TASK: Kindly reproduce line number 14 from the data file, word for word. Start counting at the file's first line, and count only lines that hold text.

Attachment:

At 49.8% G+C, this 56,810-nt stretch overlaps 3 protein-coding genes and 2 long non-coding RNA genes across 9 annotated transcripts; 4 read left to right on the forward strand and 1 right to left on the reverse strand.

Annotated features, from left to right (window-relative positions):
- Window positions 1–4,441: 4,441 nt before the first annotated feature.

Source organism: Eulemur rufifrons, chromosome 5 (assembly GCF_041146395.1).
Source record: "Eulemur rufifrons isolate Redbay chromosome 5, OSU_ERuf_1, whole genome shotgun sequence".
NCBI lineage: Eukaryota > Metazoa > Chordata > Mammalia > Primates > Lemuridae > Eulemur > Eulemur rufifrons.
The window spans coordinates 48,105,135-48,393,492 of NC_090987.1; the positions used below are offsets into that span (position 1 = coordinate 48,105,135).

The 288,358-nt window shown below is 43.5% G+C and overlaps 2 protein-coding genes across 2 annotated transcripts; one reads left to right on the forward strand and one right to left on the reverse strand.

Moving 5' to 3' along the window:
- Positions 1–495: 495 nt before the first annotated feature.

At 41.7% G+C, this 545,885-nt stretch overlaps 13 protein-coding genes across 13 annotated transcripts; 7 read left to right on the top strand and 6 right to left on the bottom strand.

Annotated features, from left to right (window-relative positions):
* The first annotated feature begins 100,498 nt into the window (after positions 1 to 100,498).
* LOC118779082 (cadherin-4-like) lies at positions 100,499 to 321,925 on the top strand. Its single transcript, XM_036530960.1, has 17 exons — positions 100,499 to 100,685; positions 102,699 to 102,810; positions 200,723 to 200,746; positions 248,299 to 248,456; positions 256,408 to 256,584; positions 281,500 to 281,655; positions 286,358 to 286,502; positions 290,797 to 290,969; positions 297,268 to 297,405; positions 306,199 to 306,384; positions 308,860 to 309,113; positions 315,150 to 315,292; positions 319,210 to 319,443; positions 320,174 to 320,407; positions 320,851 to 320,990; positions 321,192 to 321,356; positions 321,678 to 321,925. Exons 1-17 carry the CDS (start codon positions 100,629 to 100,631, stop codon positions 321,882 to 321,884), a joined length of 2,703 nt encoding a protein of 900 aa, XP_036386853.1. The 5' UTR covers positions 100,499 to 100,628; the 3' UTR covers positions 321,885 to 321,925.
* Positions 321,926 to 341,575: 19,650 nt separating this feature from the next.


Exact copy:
* LOC118779082 (cadherin-4-like) lies at positions 100,499 to 321,925 on the top strand. Its single transcript, XM_036530960.1, has 17 exons — positions 100,499 to 100,685; positions 102,699 to 102,810; positions 200,723 to 200,746; positions 248,299 to 248,456; positions 256,408 to 256,584; positions 281,500 to 281,655; positions 286,358 to 286,502; positions 290,797 to 290,969; positions 297,268 to 297,405; positions 306,199 to 306,384; positions 308,860 to 309,113; positions 315,150 to 315,292; positions 319,210 to 319,443; positions 320,174 to 320,407; positions 320,851 to 320,990; positions 321,192 to 321,356; positions 321,678 to 321,925. Exons 1-17 carry the CDS (start codon positions 100,629 to 100,631, stop codon positions 321,882 to 321,884), a joined length of 2,703 nt encoding a protein of 900 aa, XP_036386853.1. The 5' UTR covers positions 100,499 to 100,628; the 3' UTR covers positions 321,885 to 321,925.